HomeVolume Fall 2008
Message from the Treasurer

Ron Dimock

Belt-Tightening Continues as Economy Worsens

Although SICB has enjoyed conservative management of its assets in the able hands of Matthew Tederick, the Society has not been immune to the financial difficulties facing the country and indeed the world. The portfolio managed by Mr. Tederick, with the supervision of the Finance Committee, has declined at the time of this writing by about 18.2% since June 30. While this is not pleasant news, the diversity of investments and the relatively low risks associated with these assets have resulted in far more preservation of capital than might otherwise have been the case. When the bottom is reached and recovery begins, Mr. Tederick has a sufficient cash reserve to take advantage of what should be some excellent buying opportunities. The Society remains fiscally sound.

Finance Committee Committed to Balancing the Budget

The Finance Committee has assumed a mandate to have a balanced budget for fiscal 2010. Fiscal 2008 ended with a deficit in the general operating budget of approximately $50,850. This occurred in spite having about $40,000 of Audio Visual expenses donated by the hotel/convention center in San Antonio. The budget that was approved for 2009 is projected to be about $57,800 in the red. Since the 2009 budget also includes a subsidy from the meeting site in Boston of at least $30,000 in AV expenses, and there is no subsidy for 2010 in Seattle, the budget for 2010 could be $80-90,000 in the red if changes are not implemented.

As a result of that projection, the Finance Committee, with the approval of the executive officers, has implemented several revenue generating and cost cutting actions.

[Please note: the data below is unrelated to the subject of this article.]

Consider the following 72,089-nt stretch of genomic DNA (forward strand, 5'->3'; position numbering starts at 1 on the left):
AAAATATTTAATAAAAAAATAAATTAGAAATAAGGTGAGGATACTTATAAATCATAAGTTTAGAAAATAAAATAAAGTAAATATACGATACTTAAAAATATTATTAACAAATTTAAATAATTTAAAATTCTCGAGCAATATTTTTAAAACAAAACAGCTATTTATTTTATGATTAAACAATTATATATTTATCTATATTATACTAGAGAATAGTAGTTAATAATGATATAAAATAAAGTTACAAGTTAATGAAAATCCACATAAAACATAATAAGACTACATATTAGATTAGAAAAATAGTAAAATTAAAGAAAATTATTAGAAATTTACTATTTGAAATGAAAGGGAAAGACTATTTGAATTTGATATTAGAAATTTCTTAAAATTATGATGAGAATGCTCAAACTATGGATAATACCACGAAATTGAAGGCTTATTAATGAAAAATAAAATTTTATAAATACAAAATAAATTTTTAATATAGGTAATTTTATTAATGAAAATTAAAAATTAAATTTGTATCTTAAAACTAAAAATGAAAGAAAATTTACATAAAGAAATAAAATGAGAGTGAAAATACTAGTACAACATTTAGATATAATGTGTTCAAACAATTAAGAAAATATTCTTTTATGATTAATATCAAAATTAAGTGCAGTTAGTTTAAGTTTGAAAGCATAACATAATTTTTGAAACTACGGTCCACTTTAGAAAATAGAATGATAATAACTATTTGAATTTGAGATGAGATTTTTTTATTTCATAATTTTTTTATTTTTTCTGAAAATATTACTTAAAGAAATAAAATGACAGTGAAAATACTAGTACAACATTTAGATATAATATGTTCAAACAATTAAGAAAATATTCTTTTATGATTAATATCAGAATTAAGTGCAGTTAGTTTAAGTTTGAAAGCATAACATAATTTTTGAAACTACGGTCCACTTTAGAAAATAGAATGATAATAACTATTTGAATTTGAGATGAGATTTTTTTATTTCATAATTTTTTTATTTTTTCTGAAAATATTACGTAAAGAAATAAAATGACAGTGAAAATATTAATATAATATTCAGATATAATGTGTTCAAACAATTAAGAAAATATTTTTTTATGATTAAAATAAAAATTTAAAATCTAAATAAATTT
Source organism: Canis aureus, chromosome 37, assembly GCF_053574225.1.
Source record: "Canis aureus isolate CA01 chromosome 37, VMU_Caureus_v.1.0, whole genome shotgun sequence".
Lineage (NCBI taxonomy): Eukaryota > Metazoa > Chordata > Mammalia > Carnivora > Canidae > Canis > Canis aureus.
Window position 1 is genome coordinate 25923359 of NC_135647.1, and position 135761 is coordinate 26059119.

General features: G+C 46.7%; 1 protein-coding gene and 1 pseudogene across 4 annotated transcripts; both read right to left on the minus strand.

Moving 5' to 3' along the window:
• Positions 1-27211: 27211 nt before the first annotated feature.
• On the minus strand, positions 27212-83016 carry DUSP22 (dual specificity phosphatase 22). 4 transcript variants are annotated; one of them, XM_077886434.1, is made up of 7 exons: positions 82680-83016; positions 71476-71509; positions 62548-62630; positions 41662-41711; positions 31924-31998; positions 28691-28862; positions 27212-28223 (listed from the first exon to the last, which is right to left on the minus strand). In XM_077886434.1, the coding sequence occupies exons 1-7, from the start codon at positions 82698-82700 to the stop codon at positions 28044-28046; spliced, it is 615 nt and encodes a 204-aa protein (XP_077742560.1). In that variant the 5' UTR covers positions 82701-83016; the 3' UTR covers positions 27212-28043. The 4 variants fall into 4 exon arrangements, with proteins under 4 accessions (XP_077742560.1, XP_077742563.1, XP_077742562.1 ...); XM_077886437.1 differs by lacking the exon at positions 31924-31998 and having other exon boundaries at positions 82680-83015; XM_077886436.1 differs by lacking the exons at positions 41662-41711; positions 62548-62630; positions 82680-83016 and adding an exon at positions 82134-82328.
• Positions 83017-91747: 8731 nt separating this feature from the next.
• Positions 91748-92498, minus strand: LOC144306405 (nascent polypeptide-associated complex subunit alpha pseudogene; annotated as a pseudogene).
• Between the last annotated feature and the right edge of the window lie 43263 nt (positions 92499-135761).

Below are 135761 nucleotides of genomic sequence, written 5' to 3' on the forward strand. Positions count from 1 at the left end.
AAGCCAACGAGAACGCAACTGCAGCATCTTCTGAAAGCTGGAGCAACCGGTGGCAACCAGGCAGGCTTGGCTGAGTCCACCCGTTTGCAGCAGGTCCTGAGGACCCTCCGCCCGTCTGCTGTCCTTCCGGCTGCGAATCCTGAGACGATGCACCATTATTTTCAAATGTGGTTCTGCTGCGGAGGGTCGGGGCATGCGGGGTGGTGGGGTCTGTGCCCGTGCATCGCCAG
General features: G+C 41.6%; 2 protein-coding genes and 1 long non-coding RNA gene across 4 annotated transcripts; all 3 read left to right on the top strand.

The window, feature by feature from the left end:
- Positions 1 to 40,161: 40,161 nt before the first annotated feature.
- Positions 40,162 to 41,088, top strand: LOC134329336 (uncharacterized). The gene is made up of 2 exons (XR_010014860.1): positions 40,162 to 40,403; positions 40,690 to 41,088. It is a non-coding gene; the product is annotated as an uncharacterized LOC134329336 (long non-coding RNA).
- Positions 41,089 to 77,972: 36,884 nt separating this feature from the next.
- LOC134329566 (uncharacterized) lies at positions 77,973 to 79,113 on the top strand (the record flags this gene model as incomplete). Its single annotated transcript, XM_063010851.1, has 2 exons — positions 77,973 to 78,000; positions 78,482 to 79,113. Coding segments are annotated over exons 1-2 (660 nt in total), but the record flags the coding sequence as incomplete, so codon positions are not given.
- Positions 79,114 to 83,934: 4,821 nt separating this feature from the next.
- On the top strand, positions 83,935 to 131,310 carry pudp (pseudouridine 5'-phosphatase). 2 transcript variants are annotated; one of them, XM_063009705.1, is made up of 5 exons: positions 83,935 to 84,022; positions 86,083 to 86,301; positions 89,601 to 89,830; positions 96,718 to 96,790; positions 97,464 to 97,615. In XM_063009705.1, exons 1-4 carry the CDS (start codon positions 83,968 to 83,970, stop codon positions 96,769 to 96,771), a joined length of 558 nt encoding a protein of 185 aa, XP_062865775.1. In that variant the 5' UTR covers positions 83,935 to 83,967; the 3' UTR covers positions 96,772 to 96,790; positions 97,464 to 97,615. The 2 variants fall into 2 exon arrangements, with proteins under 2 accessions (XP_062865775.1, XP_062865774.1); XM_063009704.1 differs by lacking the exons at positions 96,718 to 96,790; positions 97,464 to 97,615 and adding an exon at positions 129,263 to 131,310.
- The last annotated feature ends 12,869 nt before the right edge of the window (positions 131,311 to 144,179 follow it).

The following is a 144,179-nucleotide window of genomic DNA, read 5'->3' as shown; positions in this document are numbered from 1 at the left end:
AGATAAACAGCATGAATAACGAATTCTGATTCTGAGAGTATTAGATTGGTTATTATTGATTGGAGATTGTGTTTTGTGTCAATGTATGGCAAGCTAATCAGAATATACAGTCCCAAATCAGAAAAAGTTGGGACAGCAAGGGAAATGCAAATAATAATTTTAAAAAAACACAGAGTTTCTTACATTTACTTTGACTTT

• New schedule of registration fees in place for the 2009 meeting in Boston

Registration for members has been increased by $75 to $300; however, a 'Loyal' member, one who has paid dues for the 3 years prior to the annual meeting, will be able to register for $250, an increase of only $25 over previous years. The non-member rate is $400, which should provide incentive for some attendees to join the Society. There are modest increases in the other registration categories as well.

  • Reimbursement of fees for presenting authors in symposia set at $100

Based on figures from the meeting in San Antonio, with 88 speakers in regular symposia and 13 in late-breaking symposia getting full reimbursement, this change would have saved the Society at least $12,600. The savings for the Boston meeting could be considerably more given the new registration fees.

It should be noted that Symposium authors receive up to 12 pages in ICB with no page charges, real expenses that are absorbed by the Society. With approximately 88 manuscripts published in ICB in 2008, this represents $142,560 assumed by the Society, or a further subsidy of $1620 to each presenting author. Furthermore, authors may qualify for 1 free color plate that costs the Society $600.

  • Budget to get supplement from the Unrestricted Endowment

Current policy is to use 4% of the previous 5 year average balance of the Charlotte Mangum Endowment toward funding of Student Support, approximately $10,000 per year. A similar policy generates about $7000 from the Grants-in Aid-of-Research Endowment as partial funding for GIAR and FGST expenses, and approximately $4000 from the new Symposium Fund for the Society Program Officer to use as a supplement to Divisional symposium allocations.

For 2010 the same formula will be applied to the Unrestricted Endowment, another portion of the investment portfolio, which will add approximately $36,000 into the budget. This money will help offset budgetary commitments and contribute to balancing the budget.

Development Committee Given a Charge

The Development Committee, under the guidance of Tom Daniel, has been given a 'shopping list' of potential cost elements of the Society's finances upon which to focus fund-raising activities. Some of these items are specific to the annual meeting in Seattle, while others are geared toward raising money to increase particular endowments or fund other on-going expenses that currently are funded from the general operating budget. Any new money that is brought into the Society will help improve the Society's long-term financial condition.